This is hard for me to write about because even when I tell people about my OCD I usually leave this aspect of it out. I am aware that to the untrained eye it just appears that I’m your stereotypical CRAZY girlfriend. For example, when I studied abroad in college my roommates simply did not understand why I couldn’t enjoy my time abroad because I was bombarded with nearly constant obsessive, unwanted thoughts about my boyfriend cheating on me while I was gone. He didn’t understand it either. I didn’t even understand it. It would be another 3 years (and a period of us being broken up) before I would be able to put a name to what was going on in my head.

Luckily now we both understand it better and he knows to only give me reassurance once or twice before refusing to be an enabler in my compulsions. I understand what is happening now when a friend tells me that some aspects of our astrology don’t line up and it seems like the world screeches to a halt. I understand what is happening when I can’t focus on anything around me after that. I understand what is happening when I then feel the need to spend the next week compulsively learning about astrology to make sure our relationship isn’t “wrong”. I understand what is happening and so I will not be spending my week reading about astrology, but instead use my time to do things that will move me toward positive things in my life : )

To Be or Not To Be….That Is The Question

Making decisions can be hard for anyone, but for someone with OCD and anxiety decisions can be an agonizing ordeal. It took me awhile to connect my difficulty making decisions with my OCD, I just figured it was a part of my personality (which I suppose it is). But one day I wondered if it might be connected to my anxiety disorder so I tried to observe my thought process when making decisions. I realized that I approach decisions with the same cyclical thinking process that I do my other obsessions.

I can’t simply make a decision.  If it is something seemingly unimportant, such as which box of cereal should I grab from the shelf at the store (no not which brand…literally which box…these are the things I worry about *sigh*), I go back and forth weighing my decision on the thoughts that might pop into my head or how “right” it feels.  Then if it is something very important, such as wondering if I should make a career change or not, I:

Compulsion 1: Spend hours Googling

Compulsion 2: Ask Mom/Dad/Boyfriend/Person-I-Just-Met for reassurance (multiple times)

Compulsion 3: Play out every possible outcome all the way to the end (multiple times)

Compulsion 4: Check my feelings as I think about options to see what feels “right”

On the surface these might not initially seem like compulsions, but they fit the definition. Things that I feel I must do in order to get rid of the anxiety I am having about the decision. I talked a little about the Googling compulsion in my previous post so I’ll talk briefly about the others I’ve mentioned.

Reassurance-seeking is a pretty common compulsion.  Again, most people like some reassurance about things that are making them anxious but the difference between someone without OCD and someone with OCD is that the person without OCD usually only needs to hear that reassurance once or twice. Then, even though they may still have anxiety about the decision they will not continue to ask for reassurance. Someone with OCD however will not only ask for the same reassurance over and over but possibly even the exact same words over and over. Its not that they forgot but more that the reassurance did not shut off the doubting thoughts replaying in their head so they will need to keep hearing it until it does.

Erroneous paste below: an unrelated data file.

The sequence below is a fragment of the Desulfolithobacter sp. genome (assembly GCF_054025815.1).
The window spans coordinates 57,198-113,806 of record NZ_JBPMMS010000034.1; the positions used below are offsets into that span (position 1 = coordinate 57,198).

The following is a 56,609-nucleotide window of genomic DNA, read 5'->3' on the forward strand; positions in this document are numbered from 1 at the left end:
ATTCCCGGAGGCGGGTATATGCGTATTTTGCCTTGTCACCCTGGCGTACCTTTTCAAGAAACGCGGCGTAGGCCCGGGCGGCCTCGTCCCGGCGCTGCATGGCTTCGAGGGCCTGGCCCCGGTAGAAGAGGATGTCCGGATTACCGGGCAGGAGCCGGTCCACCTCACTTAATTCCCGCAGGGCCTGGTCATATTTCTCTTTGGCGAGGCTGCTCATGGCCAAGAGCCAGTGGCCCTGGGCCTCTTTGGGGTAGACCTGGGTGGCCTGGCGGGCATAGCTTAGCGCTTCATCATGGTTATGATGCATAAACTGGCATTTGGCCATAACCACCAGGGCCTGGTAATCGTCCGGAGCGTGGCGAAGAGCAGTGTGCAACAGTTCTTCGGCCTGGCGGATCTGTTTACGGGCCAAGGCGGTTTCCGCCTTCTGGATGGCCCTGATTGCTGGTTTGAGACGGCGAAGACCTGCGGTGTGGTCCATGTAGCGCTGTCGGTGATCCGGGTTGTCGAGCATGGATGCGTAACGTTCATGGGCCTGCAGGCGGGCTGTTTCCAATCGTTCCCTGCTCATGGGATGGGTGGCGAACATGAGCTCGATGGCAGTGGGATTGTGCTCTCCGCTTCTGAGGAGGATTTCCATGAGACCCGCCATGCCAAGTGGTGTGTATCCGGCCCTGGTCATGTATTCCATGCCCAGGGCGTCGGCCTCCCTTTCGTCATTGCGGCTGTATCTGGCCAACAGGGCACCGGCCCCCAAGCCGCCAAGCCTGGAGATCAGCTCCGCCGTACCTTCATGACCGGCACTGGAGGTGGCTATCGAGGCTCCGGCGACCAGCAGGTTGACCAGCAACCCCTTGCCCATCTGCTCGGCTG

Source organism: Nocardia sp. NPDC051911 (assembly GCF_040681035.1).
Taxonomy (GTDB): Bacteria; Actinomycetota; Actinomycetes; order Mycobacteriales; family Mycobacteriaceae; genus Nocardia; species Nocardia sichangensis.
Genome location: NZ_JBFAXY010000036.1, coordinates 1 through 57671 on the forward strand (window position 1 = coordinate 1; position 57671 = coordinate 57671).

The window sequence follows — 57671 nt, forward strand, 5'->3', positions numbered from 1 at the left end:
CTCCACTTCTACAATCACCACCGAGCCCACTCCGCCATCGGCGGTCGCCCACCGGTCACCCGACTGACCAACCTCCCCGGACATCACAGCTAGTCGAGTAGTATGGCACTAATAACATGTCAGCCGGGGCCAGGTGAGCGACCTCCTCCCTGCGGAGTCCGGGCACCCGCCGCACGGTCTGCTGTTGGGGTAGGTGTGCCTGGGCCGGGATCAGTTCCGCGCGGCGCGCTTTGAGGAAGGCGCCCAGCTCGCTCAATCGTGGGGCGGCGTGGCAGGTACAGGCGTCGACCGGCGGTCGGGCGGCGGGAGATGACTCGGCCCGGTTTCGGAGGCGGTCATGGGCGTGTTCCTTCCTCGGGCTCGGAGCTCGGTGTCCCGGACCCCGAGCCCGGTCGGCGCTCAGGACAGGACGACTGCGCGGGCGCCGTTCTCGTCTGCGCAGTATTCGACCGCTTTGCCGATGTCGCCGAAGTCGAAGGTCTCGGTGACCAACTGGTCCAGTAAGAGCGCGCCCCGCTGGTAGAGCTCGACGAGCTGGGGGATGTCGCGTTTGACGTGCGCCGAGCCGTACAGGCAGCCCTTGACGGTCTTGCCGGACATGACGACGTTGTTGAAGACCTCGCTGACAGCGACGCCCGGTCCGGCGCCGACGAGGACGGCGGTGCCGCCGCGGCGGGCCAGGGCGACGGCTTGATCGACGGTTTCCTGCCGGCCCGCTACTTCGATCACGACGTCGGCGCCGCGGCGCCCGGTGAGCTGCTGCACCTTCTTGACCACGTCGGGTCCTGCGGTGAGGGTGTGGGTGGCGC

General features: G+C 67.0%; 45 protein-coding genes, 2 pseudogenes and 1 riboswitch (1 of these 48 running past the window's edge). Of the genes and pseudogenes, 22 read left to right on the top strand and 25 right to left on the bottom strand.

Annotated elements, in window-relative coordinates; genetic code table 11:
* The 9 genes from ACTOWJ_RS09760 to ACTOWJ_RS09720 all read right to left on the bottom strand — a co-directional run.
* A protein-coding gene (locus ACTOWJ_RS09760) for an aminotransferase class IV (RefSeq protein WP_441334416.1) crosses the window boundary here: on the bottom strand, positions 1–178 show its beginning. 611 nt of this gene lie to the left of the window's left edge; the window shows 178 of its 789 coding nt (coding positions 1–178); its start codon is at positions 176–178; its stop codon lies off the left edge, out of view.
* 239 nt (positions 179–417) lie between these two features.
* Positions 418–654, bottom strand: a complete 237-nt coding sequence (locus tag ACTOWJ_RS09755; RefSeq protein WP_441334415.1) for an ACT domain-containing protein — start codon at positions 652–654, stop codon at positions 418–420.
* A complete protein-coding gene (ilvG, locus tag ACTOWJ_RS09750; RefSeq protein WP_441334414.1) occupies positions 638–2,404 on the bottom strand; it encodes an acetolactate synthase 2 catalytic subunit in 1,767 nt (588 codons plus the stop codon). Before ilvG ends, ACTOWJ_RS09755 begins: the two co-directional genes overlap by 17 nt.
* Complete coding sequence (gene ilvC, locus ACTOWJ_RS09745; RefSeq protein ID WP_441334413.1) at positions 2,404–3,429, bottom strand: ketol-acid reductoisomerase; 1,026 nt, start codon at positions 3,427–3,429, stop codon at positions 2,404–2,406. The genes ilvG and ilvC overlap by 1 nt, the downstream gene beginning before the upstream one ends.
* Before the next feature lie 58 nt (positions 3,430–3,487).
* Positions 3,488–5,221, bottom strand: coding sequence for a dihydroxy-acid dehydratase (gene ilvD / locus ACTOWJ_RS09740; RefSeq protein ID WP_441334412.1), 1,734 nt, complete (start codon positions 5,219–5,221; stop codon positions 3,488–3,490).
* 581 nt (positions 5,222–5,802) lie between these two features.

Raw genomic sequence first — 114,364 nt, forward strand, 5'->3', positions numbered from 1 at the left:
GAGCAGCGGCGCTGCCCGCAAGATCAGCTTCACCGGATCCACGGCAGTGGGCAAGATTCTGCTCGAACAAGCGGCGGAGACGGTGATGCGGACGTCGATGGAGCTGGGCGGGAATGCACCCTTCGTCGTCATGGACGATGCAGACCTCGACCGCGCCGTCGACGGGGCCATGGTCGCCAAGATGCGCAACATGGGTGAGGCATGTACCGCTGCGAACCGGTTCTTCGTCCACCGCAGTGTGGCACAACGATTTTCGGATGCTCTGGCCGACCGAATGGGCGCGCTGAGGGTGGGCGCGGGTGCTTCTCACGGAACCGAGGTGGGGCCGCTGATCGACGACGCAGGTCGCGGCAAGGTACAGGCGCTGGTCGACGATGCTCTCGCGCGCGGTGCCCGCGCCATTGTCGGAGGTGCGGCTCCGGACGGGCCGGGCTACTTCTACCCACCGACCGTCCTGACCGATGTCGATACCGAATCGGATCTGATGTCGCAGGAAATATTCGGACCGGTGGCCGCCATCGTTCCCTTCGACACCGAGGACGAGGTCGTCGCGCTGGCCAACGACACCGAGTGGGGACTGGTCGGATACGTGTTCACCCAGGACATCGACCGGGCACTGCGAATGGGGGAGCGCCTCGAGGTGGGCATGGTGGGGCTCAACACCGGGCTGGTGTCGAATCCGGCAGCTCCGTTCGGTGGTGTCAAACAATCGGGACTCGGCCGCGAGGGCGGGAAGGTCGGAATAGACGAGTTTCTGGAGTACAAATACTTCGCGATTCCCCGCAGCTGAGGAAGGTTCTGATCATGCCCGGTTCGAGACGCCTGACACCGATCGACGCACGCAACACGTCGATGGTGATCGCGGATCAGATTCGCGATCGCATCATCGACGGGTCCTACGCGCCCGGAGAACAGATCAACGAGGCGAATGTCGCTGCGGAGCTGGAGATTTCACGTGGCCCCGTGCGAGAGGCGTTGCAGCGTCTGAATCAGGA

Playing out possible outcomes over and over is another unhealthy anxiety-resolving behavior. The way it works for me is I have a bad thought such as “If I choose to go back to school for Psychology I will be miserable AND in debt”. So then I must picture myself and how it would feel to go through the entire process of going back to school and starting over in a career etc. This might be something anyone would do briefly but for me it feels like something I have to do in order to feel like I’m making the most informed decision and I cannot focus on anything else until I finish thinking through the whole process. I will do this one day and then the next day have the thought again and have to do it all over again.

Lastly, checking for that “right” feeling. Another pretty common compulsion that can be applied to anything from choosing the box of cereal or putting on a shirt in the morning to making big life decisions. It is something that is hard to explain to someone that doesn’t have OCD but this is the best way I can describe it: That feeling you get when you cross the last thing off your to-do list and you sit down on the couch to chill. It is when there are no negative thoughts or feelings tied to something. If you were to plop down on the couch while you still had things on your to-do list you might not feel quite right, you wouldn’t feel settled. Someone with OCD might put a shirt on in the morning and randomly have the thought that they will die in a car accident that day (because their brain knows it’ll get a strong reaction out of that one, so it likes to throw it out at random times throughout the day). They will then not feel quite right, not settled, and take the shirt off and put it on again (and possibly again and again and again until they can get one without any negative thoughts), rather than deal with that not-right feeling. For big decisions it is more anticipating and “checking” for that right feeling when thinking about different options.

Once I realized difficulty making decisions was another part of my OCD it became easier to notice when I was following those OCD patterns and try my best to break them.  Sometimes simply being and observer of your thoughts can do wonders for helping you overcome things (even if it is small steps at a time).